Social Order and Religious Harmony in Singapore

Observations in the Muslim Quarter

With a gentle hand which can occasionally turn tough, Singapore tries to ensure harmony between its religious communities, but the Muslim quarter remains in many ways is untypical of the rest of the city-state. By Manfred Rist

Two Muslim women on a Singapur bazaar during Ramadan (photo: AP)
The headscarf, which is part of the city scene in Kuala Lumpur and causes controversy elsewhere, is only occasionally to be seen in Singapore's Arab quarter

​​When asked why he has pictures of terrorists like Sheikh Ahmed Yassin hanging on the wall, the owner of the elegant Samar restaurant responds with a relaxed and self-confident smile. He points to the oriental decorations in his restaurant, to the many hookahs, and the pictures of Arafat and Nasser. A look at the menu, in which a few Western dishes are outnumbered by specialities from Yemen, removes one's last uncertainties as to the political mood in Singapore's Baghdad Street: "Free Palestine" is written clearly on the menu in big letters.

Malays and Arabs

The style of the restaurant, with its excellent lamb dishes, in the heart of Arab quarter, would scarcely stand out if it were in a city elsewhere in the region. But for Singapore, where free expression of opinion is restricted and the relationship between ethnic and religious groups is closely watched by the government, "Samar" attracts attention. The owner, a lawyer, has often received visits from inquisitive officials.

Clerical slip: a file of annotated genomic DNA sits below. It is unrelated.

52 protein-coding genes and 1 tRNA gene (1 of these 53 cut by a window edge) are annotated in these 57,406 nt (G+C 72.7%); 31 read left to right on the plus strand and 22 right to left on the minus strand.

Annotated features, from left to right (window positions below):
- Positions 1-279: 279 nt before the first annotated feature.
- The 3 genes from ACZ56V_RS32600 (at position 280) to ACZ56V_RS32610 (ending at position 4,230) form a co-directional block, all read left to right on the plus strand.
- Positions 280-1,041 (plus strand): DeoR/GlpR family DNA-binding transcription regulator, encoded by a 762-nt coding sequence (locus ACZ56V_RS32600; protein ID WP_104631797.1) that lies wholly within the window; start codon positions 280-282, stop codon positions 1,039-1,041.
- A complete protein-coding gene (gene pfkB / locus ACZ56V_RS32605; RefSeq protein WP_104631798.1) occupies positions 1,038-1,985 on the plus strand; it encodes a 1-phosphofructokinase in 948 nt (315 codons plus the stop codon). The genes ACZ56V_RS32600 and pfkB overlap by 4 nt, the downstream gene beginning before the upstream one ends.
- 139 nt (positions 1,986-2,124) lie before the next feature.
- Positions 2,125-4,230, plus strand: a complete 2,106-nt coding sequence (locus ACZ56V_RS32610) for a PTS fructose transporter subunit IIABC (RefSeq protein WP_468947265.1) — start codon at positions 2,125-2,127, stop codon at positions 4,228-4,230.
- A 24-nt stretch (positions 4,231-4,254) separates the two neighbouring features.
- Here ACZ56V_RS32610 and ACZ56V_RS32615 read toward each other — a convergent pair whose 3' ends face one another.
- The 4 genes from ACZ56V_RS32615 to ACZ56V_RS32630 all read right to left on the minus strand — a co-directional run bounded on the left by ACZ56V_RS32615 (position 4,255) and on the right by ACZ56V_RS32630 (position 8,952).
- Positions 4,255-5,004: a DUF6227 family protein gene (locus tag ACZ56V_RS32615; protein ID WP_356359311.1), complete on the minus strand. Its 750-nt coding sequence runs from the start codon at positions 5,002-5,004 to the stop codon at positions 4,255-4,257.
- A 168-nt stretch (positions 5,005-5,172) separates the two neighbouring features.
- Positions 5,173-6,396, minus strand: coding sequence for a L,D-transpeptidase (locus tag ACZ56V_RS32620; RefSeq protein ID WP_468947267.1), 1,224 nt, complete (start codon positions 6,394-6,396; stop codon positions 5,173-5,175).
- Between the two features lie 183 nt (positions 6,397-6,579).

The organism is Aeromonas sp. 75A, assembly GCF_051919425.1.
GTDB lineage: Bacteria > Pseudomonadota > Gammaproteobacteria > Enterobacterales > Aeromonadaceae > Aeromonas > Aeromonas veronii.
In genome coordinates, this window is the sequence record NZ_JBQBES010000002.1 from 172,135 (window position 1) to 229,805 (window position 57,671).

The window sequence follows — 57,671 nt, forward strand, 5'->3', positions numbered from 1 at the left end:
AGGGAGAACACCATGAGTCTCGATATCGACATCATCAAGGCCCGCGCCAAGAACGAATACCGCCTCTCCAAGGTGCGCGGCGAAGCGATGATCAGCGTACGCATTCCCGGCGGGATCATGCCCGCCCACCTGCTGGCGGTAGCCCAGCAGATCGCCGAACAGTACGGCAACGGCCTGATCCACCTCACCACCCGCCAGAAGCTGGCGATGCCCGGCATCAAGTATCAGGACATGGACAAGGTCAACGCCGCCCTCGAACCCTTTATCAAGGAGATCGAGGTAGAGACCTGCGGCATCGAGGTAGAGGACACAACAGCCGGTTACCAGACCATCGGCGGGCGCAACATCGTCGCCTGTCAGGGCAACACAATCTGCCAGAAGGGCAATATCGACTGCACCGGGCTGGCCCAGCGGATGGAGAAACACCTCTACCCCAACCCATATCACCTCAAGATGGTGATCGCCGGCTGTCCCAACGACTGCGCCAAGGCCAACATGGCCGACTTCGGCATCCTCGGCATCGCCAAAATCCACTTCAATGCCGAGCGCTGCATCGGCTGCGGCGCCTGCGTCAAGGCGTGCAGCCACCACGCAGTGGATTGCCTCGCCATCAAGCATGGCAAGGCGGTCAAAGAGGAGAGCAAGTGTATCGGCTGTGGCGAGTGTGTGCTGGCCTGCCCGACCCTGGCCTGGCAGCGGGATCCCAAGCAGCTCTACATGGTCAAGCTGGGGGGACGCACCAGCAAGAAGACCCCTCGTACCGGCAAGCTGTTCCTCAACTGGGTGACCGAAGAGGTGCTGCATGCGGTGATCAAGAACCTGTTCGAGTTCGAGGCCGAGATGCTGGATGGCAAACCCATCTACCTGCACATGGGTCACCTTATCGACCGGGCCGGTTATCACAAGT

The Muslim quarter along Arab Street, where traders from "West Asia" settled in the nineteenth century, is untypical for Singapore in a number of ways. The buildings are not Singapore's typical consumer palaces; two-storey shop-cum-houses and the huge Sultan mosque dominate the scene.

Malays and Arabs, who otherwise make up 15% of the city-state's population, are clearly in a majority. And the atmosphere is that of old Singapore, from the time when the country was clearly part of the Third World and belonged to Malaysia. The national pressure to modernise, which elsewhere has created an industrious and obedient population and led to widespread de-politicisation, is scarcely noticeable here.

Different from its neighbours

But there are differences between Singapore and its two big neighbours, Indonesia and Malaysia, where Muslims are in the majority and the state has pushed secularisation less consistently.

The loudspeakers in the mosque in Singapore, over which the muezzin calls the faithful to prayer, are turned low out of consideration for those of other faiths. The headscarf, which is part of the city scene in Kuala Lumpur and causes controversy elsewhere, is only occasionally to be seen in Singapore's Arab quarter. English, which one hears elsewhere in South-East Asia only by chance, is spoken everywhere here, even if with a strong admixture of local slang.

Singapore's attempts to build up a nation and to create a sense of nationality seem, even forty years after the state was founded, to be somewhat hectic, artificial, and even chauvinist. But, as in no other country, Singapore attempts to create its sense of identity while working to ensure harmony between the various religious communities and ethnic groups.